Cedar Attanasio/AP Photo
People are coming to D.C. to protest against COVID-19 vaccine mandates.
Cedar Attanasio/AP Photo
Just a week after Mayor Muriel Bowser requires select businesses to check proof of vaccination, thousands of people appear to be planning a trip to D.C. to protest vaccine mandates on the National Mall. "Defeat the Mandates: An American Homecoming" is a march and rally on January 23rd that organizers say is being held in order to show their objection to vaccine requirements on businesses or schools that have taken effect across the country.
The event, headlined by several conservative, anti-vaccine advocates, is taking place on federal land, as national protests hosted in D.C. typically do. But some residents are concerned for local business owners and hospitality workers, who could be on the receiving end of protesters looking to buck any mandate and make a point. Residents recall times when right-wing protesters from out of town descended on D.C. and caused mayhem.
At least 20,000 people are expected to attend the anti-mandate protest, according to a permit application submitted from the Children's Health Defense, Robert F. Kennedy Jr.'s anti-vaccine organization, to the National Park Service. The permit has not been issued yet, but NPS spokesperson Mike Litterst says the agency is expected to do so next week.
The spokesperson for the protest tells DCist/WAMU over 30,000 people have signed up online for the event, including several hundred local firefighters and first responders. He says organizers decided to host their event in D.C. because that's where Dr. Anthony Fauci lives and the U.S. Food and Drug Administration is located. In other words, organizers did not plan around the implementation of D.C.'s own vaccine requirement, which takes effect Jan. 15, but were more interested in D.C. because it's the nation's capital.
A post warning locals of possible disruptions is making the rounds on social media. "PROTESTERS INTEND TO ENTER HOSPITALITY VENUES TO CHALLENGE DC'S VACCINE MANDATE," it says. "PROTECT YOURSELF." The Instagram account, @intheweeds_dmv, which shares experiences and happenings in the region, appears to have first circulated it.
The account confirms that it was referring to the "Defeat the Mandates: An American Homecoming" event, and that 40,000 people allegedly registered. However, it did not immediately provide any proof of protesters intending to disrupt local businesses. In direct messages with DCist/WAMU, the account also noted that the heavily-attended, anti-abortion rally, March For Life, was also scheduled for that weekend.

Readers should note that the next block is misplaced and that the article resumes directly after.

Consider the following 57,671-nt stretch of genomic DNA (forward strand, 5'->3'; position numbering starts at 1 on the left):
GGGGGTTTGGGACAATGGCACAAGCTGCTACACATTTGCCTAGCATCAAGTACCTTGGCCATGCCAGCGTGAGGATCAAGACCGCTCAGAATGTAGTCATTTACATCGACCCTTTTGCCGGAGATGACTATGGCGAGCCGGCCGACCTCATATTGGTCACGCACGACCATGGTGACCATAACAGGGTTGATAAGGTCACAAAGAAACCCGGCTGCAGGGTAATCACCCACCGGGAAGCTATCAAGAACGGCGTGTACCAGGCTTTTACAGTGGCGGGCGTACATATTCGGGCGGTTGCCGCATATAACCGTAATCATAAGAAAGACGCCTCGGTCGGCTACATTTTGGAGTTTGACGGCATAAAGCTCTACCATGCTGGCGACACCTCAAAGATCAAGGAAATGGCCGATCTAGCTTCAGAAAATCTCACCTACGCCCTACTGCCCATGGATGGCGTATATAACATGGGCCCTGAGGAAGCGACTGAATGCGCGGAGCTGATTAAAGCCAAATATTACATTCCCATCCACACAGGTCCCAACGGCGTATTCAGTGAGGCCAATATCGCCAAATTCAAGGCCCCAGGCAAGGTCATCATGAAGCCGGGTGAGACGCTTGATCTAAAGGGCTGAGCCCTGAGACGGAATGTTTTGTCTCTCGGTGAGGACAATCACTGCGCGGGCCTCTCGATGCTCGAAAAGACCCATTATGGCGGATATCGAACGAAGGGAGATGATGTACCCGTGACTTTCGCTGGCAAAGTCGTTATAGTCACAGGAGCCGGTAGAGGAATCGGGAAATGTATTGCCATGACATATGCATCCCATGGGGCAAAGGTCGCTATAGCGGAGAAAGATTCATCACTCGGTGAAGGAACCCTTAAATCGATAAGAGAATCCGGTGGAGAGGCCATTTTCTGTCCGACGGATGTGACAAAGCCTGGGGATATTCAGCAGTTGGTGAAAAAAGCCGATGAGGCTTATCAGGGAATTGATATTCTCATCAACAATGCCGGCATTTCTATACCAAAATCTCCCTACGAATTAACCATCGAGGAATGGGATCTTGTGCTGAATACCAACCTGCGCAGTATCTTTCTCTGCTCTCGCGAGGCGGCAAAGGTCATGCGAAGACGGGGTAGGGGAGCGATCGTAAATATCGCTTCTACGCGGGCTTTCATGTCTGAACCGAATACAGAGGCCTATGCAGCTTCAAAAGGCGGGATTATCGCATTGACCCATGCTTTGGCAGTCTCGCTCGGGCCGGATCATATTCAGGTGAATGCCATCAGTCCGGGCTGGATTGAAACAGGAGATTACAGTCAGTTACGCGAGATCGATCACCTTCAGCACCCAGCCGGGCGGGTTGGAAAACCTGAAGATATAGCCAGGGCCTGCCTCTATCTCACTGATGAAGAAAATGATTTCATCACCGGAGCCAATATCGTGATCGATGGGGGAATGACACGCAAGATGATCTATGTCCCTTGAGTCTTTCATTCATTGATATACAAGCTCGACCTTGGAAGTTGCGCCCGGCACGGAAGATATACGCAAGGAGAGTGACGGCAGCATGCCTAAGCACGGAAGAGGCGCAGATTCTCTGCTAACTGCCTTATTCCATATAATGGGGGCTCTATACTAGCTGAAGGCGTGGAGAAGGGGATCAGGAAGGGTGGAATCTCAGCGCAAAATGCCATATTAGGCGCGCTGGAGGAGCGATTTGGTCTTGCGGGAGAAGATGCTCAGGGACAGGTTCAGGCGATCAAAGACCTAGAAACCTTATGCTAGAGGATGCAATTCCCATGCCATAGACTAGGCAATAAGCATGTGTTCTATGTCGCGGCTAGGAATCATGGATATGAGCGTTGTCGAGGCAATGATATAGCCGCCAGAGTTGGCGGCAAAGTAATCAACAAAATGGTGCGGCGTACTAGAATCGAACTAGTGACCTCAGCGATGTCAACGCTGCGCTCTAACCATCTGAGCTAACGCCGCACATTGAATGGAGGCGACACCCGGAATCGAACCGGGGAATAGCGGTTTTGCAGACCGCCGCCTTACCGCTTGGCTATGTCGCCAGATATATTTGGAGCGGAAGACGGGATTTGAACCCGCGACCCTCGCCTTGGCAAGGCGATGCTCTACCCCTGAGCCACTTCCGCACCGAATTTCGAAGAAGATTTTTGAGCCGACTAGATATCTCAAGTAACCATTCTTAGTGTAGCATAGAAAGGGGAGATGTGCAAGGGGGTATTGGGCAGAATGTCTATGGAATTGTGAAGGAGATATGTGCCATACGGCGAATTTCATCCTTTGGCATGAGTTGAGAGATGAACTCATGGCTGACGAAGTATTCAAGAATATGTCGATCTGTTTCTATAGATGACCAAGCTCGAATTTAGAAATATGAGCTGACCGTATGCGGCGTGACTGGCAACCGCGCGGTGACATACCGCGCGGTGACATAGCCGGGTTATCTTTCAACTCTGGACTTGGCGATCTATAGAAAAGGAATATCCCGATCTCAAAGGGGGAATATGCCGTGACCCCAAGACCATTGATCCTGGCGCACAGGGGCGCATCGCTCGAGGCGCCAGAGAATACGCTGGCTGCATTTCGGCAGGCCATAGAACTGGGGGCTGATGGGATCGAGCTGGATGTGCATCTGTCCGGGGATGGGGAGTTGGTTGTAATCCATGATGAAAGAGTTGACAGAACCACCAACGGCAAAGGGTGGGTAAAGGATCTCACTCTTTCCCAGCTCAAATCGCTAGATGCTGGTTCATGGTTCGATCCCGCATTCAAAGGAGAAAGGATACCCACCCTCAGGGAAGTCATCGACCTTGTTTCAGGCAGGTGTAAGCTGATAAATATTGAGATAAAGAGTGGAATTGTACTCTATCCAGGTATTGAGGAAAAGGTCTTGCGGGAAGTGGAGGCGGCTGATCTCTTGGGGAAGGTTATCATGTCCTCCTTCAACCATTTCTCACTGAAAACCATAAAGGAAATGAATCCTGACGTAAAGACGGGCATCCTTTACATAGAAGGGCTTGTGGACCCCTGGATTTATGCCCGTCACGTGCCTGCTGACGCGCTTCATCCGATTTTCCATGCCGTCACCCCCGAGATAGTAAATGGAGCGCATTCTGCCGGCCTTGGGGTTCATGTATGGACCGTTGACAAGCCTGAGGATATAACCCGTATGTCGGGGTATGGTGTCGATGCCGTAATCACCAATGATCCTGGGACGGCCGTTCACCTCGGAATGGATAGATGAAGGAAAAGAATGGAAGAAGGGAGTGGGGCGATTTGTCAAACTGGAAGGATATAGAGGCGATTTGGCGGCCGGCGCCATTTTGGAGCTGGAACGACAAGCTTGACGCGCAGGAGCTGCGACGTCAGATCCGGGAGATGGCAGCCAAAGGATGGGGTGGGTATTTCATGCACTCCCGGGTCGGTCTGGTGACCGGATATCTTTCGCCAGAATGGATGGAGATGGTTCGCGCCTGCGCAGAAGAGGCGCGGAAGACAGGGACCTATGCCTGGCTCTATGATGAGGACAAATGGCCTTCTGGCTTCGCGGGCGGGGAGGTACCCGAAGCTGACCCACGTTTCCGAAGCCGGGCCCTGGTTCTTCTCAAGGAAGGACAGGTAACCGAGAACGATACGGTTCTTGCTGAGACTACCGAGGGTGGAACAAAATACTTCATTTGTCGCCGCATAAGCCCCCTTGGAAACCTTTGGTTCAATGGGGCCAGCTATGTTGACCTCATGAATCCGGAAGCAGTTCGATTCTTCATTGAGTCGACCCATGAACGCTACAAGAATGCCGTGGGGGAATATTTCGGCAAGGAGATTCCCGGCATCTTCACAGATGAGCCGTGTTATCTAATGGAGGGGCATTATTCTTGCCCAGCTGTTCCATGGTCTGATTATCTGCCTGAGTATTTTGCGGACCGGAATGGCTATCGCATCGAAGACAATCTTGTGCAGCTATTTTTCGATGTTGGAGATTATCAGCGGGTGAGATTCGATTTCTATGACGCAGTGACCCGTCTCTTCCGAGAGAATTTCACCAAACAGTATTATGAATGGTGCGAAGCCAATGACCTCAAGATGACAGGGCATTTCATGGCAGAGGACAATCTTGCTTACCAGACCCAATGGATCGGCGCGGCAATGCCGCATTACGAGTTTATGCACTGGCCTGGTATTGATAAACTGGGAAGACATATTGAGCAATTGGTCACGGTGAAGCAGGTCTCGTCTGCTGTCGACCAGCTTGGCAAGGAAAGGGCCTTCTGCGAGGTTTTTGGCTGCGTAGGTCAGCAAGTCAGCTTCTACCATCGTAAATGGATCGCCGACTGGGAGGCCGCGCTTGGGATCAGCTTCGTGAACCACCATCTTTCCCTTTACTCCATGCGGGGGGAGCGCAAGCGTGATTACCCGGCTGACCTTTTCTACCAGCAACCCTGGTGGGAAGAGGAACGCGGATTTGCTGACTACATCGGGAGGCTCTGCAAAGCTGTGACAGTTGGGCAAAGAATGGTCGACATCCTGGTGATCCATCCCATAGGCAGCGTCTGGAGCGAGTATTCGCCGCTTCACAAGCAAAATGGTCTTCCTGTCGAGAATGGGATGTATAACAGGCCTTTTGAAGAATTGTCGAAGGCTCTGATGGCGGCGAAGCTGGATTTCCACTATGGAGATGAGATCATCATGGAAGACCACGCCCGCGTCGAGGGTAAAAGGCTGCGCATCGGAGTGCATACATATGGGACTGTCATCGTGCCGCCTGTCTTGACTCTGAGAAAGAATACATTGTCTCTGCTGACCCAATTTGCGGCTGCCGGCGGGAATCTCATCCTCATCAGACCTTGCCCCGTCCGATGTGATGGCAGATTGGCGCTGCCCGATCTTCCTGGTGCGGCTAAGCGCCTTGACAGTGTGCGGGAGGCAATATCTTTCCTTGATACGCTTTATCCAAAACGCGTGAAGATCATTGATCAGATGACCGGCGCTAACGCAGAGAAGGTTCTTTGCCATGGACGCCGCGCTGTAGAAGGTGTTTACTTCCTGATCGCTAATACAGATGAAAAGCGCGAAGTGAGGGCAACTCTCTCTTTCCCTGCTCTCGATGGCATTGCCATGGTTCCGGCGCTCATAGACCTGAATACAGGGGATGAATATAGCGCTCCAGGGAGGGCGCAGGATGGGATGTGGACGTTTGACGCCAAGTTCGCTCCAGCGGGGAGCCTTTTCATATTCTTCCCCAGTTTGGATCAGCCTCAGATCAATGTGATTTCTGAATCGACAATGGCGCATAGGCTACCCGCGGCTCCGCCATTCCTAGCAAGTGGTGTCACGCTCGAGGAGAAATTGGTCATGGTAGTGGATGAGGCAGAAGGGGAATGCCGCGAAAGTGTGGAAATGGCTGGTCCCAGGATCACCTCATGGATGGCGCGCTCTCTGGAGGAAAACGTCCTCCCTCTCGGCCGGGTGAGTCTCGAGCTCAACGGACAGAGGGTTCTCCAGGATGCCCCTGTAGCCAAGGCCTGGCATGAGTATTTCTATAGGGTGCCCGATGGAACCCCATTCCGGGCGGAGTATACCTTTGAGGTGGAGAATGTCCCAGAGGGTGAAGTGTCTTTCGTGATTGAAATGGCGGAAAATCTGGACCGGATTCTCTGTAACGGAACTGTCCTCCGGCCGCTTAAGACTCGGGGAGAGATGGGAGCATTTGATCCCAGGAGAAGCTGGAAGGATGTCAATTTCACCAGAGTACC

The event spokesperson says anyone attending the anti-mandate protest should not disrupt local businesses. At the bottom of a recent press release for "Defeat the Mandates," it says "Organizers urge all those participating in the march to be respectful to those affected local businesses including dining establishments and hotels forced to operate under DC's mandate."
The event page has been encouraging attendees to book at hotels in Arlington due to D.C.'s vaccine requirement. "Many of our Arlington, VA hotel blocks have already sold out. We still have hotel blocks in DC, but please be aware of the requirements for proof of vaccination or negative covid test," the website says.
The timing of the protest is inopportune, given that businesses will just be getting used to enforcing the vaccine requirement. According to workers at businesses that have already instituted their own vaccine mandate, many patrons are understanding. Throughout the pandemic, D.C. has proved itself to be a city of rule followers. The fear among some workers is what happens when out-of-towners pay a visit - particularly those ardently opposed to mandates or other COVID-19 protocols?
"When the Proud Boys came, there was violence or stabbings, there was just a cloud of uncertainty," says Zac Hoffman, who's long worked in the restaurant industry and is the club manager at the National Democratic Club. "And then, of course, January 6 — anytime you hear about any kind of demonstration, that's certainly where your mind goes."
"I don't think we're quite at that level of concern, but I think the overarching feeling is, it's better to be prepared and ready than to not take something seriously," he continues.
Hoffman is currently preparing his staff to enforce the mandate. He says restaurants that are located close to the National Mall should at least consider closing or ensure support to whoever is manning the door. Make sure multiple staff members are available to check proof of vaccination or possibly de-escalate a conformational patron, he suggests.
"We're kind of suffering from a little bit of January 6 post-traumatic stress," says Tony Tomelden of the Pug, a bar in the H Street Corridor. "Every time this comes up, we're like, 'Oh my God, they're going to come again.'"
He says it remains to be seen how large the protest actually is. Sometimes, these gatherings end up being a crowd of a few dozen people. But it's always good to be vigilant, he adds. He isn't really worried about bars like his, figuring out-of-town protesters wouldn't trek over to neighborhood dive bars. He is more concerned for the workers of fast-casual restaurants or familiar chains located downtown.
Either way, Tomelden plans on posting his own flyer at his bar, partially joking but still warning patrons of what's to come: "ON 1/23/22 @ 11:30 AM SOME FOLKS DESPERATELY SEEKING ATTENTION MAY BE HARASSING ESTABLISHMENTS ENFORCING DC MANDATES ... AVOID THEM THEY WILL LEAVE TOWN SOON ENOUGH."
This story is from DCist.com, the local news site of WAMU.